So let’s now explore three key areas that collectively, will help you discover your strategic objective – what you want to be known for – and enable you to stand out and become the expert in your field. Each of these areas, when explored in detail, will offer you plenty of insight as to how best to out-market your competition. We’ll start with the obvious one first.
Study the competition:
Examine your competition closely, and get a good grounding in how they market themselves. For example, what do they do well and more importantly, what don’t they do so well. What areas are your competitors falling short on? You will need to remain reasonably objective at this point, however, by observing the opposition you will become a lot clearly on how to better market what you do. So areas you might want to focus on include:
Does your competition keep in regular contact with their prospects i.e. do they use opportunities to build a list?
Is the marketing client-focused, or focused on the product or service?
Is it obvious when reviewing their website that the company comes across as an authority in their field? If so, how? And can you borrow some of these ideas?
Perhaps you could even go as far as ordering their product or service and see for yourself how they deliver? Is your competition providing ‘value’ at every stage of the interaction?
I’m almost certain there will be key areas where your competition is falling down on. So exploit and utilise this is your overall strategy.
Study the commentary:
Part two of the exploratory phase now consists of looking at, and analysing the commentary that is used in your sector. This can be a very powerful form of research, especially with regards to establishing a strategic goal.
Start to pay closer attention to trade magazines and periodicals, as well as online platforms. Look at the thought leaders in your field, and if they have a blog, see what posts are frequently made. What are the reoccurring themes that your industry comments on or discusses? What problems, issues and concerns are frequently focused on?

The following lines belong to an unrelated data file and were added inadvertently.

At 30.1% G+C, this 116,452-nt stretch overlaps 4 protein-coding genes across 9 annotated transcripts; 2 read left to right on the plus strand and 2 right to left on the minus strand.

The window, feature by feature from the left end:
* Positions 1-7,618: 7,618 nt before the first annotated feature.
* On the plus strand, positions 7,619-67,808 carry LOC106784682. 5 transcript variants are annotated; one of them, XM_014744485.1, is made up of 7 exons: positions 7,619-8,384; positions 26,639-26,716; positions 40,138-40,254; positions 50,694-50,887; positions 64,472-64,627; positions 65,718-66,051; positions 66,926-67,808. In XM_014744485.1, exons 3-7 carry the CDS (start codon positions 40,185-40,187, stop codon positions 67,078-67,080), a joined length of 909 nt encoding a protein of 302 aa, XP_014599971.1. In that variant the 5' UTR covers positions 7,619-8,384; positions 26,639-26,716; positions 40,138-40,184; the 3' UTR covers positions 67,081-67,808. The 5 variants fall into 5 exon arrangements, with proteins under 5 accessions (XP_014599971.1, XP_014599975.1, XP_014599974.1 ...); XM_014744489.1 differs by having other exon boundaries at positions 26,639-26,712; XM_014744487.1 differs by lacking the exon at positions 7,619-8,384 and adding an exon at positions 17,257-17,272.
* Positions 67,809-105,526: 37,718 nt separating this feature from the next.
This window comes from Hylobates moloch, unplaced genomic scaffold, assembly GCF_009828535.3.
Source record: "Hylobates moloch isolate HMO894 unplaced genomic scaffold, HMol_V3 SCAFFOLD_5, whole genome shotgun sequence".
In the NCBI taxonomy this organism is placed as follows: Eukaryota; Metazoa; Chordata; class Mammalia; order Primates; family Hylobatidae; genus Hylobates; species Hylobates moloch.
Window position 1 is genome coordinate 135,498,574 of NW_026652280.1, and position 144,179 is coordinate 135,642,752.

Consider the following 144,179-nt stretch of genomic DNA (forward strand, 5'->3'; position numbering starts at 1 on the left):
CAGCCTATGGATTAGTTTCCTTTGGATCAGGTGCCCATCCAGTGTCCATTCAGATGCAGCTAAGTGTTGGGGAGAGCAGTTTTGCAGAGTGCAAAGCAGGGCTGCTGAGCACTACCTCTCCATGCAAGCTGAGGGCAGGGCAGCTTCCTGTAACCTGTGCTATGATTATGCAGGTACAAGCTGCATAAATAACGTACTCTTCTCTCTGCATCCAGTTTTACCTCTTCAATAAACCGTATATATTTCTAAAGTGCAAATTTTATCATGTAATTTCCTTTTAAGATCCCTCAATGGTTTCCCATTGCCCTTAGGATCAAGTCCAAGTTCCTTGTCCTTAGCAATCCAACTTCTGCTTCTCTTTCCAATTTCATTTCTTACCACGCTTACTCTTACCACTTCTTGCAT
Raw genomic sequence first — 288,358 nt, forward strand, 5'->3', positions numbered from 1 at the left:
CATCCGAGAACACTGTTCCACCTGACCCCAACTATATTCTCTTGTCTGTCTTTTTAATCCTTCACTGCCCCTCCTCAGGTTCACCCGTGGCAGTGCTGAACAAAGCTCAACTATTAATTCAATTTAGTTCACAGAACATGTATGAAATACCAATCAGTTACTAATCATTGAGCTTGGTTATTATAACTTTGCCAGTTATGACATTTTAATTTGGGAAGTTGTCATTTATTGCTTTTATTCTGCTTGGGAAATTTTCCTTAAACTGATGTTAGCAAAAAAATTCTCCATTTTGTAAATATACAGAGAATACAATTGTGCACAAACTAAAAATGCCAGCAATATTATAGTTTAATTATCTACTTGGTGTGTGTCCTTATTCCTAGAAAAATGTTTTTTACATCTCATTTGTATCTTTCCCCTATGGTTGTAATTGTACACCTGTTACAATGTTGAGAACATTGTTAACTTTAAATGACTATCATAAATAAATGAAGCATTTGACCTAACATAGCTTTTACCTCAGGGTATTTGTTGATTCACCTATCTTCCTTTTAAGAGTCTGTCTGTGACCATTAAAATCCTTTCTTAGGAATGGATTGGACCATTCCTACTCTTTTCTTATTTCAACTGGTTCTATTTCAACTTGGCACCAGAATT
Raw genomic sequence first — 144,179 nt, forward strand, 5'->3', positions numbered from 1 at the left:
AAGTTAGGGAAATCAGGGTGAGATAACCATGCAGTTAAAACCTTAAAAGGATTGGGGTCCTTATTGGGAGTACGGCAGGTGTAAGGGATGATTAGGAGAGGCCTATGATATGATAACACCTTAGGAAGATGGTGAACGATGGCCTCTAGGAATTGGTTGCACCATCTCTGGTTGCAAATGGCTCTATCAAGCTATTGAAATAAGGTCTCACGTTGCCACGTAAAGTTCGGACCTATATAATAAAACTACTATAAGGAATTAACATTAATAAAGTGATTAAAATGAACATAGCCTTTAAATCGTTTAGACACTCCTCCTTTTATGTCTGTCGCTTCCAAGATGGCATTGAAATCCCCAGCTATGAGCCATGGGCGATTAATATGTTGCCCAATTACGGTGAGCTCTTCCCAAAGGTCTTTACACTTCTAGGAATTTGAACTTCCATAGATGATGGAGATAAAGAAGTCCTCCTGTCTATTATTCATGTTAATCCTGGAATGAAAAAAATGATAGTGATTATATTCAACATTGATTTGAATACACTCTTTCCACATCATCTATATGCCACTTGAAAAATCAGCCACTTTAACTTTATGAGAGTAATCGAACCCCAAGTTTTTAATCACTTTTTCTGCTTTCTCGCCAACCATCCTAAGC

Because you are able to tap into a rich theme of ongoing thought processes, you can use this in your marketing messages and talk directly to your audience.
Study your prospects:
The third and final phase of the research process will involve the most important: your prospects. We have already highlighted how every business should be client-led; therefore never underestimate how critical this is to your success.
What are your prospects fears and frustrations? Try and develop a mental image of your prospect. Try to imagine who it is you’re going to be talking too.
Appreciate that your prospect is not buying your product or service; they are buying the results of your product or service. So try and get into their mindset and get an idea of what they really want, or what issues, problems and concerns they want to solve. For example, visit relevant forums or bulletin boards in your sector; what topics of discussion keep coming up? Having a clearly picture of what your prospects want, will give you a clearer idea on what you want to be known for.
By reviewing the competition, the key commentators in your field and gaining a deeper understanding of the wants and needs of your prospects; you will have a much clearer idea as to how to position yourself strategically or in other words, be able to answer the question “What do we want to be known for?”
Andrew Ludlam is the owner of Maverick Marketing Consultancy, and is recognised as a leading expert on advanced marketing strategy and tactics. As a marketing consultant, trainer and author, he has advised many hundreds of business owners one-to-one, and many more have attended his private training programmes. Andrew also publishes a fortnightly newsletter which has some 2,000 subscribers.